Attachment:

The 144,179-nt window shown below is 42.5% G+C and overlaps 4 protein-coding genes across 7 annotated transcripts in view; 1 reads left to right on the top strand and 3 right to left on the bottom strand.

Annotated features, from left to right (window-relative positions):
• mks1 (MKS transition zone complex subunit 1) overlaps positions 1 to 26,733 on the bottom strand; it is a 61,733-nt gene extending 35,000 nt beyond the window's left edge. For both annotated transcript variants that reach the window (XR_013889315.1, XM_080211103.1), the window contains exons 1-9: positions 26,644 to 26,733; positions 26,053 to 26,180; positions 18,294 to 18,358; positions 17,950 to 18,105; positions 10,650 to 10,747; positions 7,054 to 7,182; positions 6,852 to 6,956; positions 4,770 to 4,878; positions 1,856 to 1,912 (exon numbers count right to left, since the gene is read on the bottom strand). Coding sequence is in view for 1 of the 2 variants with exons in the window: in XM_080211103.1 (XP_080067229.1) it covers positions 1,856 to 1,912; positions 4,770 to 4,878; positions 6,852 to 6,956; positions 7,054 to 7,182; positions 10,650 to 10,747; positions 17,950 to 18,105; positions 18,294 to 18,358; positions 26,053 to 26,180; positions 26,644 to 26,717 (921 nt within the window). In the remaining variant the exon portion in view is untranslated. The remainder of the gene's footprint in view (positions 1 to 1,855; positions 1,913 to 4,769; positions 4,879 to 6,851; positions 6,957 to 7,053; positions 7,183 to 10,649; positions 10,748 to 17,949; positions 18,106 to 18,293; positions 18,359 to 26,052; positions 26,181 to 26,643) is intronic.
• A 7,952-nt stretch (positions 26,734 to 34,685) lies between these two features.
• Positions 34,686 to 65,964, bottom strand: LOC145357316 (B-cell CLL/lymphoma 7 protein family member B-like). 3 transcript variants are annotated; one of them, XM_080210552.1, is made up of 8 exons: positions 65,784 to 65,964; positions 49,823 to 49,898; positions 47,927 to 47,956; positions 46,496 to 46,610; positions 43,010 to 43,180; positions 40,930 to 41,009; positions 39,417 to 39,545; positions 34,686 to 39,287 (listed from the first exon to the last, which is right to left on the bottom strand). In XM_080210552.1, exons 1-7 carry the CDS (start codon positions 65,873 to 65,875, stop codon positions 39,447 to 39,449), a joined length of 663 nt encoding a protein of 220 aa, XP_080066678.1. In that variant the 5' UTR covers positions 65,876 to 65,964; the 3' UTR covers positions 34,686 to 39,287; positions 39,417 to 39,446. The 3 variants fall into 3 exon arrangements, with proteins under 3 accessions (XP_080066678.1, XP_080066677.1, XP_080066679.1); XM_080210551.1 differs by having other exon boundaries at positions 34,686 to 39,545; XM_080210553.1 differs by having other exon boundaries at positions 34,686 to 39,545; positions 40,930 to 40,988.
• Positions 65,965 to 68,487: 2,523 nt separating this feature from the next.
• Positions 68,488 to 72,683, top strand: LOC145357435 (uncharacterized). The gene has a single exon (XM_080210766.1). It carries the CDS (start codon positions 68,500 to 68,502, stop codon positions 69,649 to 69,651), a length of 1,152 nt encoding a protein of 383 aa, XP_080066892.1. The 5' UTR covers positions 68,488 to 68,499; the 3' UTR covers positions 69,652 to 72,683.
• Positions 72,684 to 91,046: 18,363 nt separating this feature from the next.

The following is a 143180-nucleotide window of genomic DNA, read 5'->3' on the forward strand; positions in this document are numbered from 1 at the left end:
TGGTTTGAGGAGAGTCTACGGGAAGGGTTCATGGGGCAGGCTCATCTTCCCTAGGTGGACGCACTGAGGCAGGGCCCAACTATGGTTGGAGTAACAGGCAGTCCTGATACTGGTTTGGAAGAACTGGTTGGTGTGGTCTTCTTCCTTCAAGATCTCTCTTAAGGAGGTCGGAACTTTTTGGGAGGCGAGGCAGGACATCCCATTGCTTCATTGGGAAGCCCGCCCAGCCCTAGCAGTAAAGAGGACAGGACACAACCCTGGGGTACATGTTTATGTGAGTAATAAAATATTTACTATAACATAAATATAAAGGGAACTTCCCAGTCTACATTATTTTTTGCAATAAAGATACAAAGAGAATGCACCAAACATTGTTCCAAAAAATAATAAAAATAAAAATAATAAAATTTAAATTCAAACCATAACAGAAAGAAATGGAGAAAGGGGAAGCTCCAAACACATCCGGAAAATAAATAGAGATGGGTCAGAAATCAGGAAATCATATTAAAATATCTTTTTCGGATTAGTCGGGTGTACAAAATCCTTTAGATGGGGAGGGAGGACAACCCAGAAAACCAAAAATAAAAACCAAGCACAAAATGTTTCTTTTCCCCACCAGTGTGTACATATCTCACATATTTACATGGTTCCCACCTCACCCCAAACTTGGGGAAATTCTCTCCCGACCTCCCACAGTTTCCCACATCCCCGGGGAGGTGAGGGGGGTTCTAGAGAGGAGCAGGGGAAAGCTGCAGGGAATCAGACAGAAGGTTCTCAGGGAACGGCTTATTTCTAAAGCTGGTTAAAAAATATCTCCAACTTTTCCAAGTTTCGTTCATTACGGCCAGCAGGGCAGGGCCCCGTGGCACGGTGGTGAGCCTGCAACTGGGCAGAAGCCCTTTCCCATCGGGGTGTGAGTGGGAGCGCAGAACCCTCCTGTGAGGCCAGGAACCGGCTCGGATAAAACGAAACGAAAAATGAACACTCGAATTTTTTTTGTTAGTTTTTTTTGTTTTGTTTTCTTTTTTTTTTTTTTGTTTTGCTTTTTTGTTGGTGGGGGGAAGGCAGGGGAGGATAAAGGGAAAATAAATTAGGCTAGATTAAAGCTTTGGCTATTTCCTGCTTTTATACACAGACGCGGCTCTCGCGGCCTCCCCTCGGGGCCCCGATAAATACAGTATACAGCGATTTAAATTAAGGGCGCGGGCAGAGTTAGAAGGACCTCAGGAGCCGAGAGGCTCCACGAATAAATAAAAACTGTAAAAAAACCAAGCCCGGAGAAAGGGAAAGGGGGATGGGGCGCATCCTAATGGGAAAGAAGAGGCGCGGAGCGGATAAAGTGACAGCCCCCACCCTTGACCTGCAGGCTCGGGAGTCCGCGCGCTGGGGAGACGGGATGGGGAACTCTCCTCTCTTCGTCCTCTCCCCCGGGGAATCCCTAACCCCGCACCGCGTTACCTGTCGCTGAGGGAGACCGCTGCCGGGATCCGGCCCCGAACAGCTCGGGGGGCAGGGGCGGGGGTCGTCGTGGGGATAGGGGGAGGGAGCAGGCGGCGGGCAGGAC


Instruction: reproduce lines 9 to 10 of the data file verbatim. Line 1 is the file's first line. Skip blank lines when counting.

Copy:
The following is a 143180-nucleotide window of genomic DNA, read 5'->3' on the forward strand; positions in this document are numbered from 1 at the left end:
TGGTTTGAGGAGAGTCTACGGGAAGGGTTCATGGGGCAGGCTCATCTTCCCTAGGTGGACGCACTGAGGCAGGGCCCAACTATGGTTGGAGTAACAGGCAGTCCTGATACTGGTTTGGAAGAACTGGTTGGTGTGGTCTTCTTCCTTCAAGATCTCTCTTAAGGAGGTCGGAACTTTTTGGGAGGCGAGGCAGGACATCCCATTGCTTCATTGGGAAGCCCGCCCAGCCCTAGCAGTAAAGAGGACAGGACACAACCCTGGGGTACATGTTTATGTGAGTAATAAAATATTTACTATAACATAAATATAAAGGGAACTTCCCAGTCTACATTATTTTTTGCAATAAAGATACAAAGAGAATGCACCAAACATTGTTCCAAAAAATAATAAAAATAAAAATAATAAAATTTAAATTCAAACCATAACAGAAAGAAATGGAGAAAGGGGAAGCTCCAAACACATCCGGAAAATAAATAGAGATGGGTCAGAAATCAGGAAATCATATTAAAATATCTTTTTCGGATTAGTCGGGTGTACAAAATCCTTTAGATGGGGAGGGAGGACAACCCAGAAAACCAAAAATAAAAACCAAGCACAAAATGTTTCTTTTCCCCACCAGTGTGTACATATCTCACATATTTACATGGTTCCCACCTCACCCCAAACTTGGGGAAATTCTCTCCCGACCTCCCACAGTTTCCCACATCCCCGGGGAGGTGAGGGGGGTTCTAGAGAGGAGCAGGGGAAAGCTGCAGGGAATCAGACAGAAGGTTCTCAGGGAACGGCTTATTTCTAAAGCTGGTTAAAAAATATCTCCAACTTTTCCAAGTTTCGTTCATTACGGCCAGCAGGGCAGGGCCCCGTGGCACGGTGGTGAGCCTGCAACTGGGCAGAAGCCCTTTCCCATCGGGGTGTGAGTGGGAGCGCAGAACCCTCCTGTGAGGCCAGGAACCGGCTCGGATAAAACGAAACGAAAAATGAACACTCGAATTTTTTTTGTTAGTTTTTTTTGTTTTGTTTTCTTTTTTTTTTTTTTGTTTTGCTTTTTTGTTGGTGGGGGGAAGGCAGGGGAGGATAAAGGGAAAATAAATTAGGCTAGATTAAAGCTTTGGCTATTTCCTGCTTTTATACACAGACGCGGCTCTCGCGGCCTCCCCTCGGGGCCCCGATAAATACAGTATACAGCGATTTAAATTAAGGGCGCGGGCAGAGTTAGAAGGACCTCAGGAGCCGAGAGGCTCCACGAATAAATAAAAACTGTAAAAAAACCAAGCCCGGAGAAAGGGAAAGGGGGATGGGGCGCATCCTAATGGGAAAGAAGAGGCGCGGAGCGGATAAAGTGACAGCCCCCACCCTTGACCTGCAGGCTCGGGAGTCCGCGCGCTGGGGAGACGGGATGGGGAACTCTCCTCTCTTCGTCCTCTCCCCCGGGGAATCCCTAACCCCGCACCGCGTTACCTGTCGCTGAGGGAGACCGCTGCCGGGATCCGGCCCCGAACAGCTCGGGGGGCAGGGGCGGGGGTCGTCGTGGGGATAGGGGGAGGGAGCAGGCGGCGGGCAGGAC